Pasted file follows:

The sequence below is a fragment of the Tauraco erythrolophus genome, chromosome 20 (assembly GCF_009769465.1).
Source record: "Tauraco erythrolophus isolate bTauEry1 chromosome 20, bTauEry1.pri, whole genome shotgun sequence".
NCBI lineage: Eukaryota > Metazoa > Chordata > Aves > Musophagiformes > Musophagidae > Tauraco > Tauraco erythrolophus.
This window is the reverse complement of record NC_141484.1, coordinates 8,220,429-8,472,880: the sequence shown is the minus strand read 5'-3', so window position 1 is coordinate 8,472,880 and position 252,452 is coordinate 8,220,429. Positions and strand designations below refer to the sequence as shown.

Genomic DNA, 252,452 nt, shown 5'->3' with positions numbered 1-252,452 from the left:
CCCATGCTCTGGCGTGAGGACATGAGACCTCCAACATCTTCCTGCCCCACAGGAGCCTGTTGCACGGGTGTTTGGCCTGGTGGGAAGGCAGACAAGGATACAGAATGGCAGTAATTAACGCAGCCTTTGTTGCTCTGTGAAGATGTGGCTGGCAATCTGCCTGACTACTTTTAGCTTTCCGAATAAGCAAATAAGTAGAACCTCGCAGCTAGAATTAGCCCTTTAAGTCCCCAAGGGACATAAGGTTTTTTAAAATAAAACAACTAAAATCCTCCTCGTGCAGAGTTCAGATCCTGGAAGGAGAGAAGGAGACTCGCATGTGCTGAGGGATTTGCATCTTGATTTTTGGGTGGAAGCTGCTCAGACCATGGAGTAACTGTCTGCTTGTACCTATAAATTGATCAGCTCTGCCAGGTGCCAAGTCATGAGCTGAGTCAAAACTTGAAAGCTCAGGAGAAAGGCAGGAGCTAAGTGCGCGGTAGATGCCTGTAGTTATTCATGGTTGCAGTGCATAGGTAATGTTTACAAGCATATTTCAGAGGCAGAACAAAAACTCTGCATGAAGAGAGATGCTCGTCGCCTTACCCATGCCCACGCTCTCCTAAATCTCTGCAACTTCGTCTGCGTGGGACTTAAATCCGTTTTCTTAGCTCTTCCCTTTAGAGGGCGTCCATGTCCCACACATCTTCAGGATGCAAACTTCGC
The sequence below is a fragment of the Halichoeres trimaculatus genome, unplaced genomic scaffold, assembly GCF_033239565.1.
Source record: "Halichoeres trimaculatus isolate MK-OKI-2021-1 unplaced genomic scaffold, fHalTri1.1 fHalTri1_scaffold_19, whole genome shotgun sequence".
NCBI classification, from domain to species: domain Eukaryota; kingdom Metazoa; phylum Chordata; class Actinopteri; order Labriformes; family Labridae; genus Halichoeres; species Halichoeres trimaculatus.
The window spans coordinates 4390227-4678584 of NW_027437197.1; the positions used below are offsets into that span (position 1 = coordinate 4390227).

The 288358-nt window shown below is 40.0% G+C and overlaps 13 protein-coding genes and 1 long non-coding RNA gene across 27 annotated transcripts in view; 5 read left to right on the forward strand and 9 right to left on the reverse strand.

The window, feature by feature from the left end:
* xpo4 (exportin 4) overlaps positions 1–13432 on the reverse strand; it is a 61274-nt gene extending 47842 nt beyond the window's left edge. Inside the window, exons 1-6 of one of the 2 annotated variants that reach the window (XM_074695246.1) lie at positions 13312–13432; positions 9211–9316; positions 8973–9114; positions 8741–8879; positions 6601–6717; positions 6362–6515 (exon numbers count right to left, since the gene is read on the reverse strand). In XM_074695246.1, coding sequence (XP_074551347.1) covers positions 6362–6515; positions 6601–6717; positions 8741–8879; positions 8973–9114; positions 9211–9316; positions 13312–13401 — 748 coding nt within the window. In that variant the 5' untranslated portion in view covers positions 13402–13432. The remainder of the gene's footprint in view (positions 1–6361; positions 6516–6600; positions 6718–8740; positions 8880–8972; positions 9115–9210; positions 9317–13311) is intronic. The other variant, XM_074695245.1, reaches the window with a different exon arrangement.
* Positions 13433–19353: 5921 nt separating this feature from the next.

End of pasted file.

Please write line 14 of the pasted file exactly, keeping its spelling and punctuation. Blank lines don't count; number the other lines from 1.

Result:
* Positions 13433–19353: 5921 nt separating this feature from the next.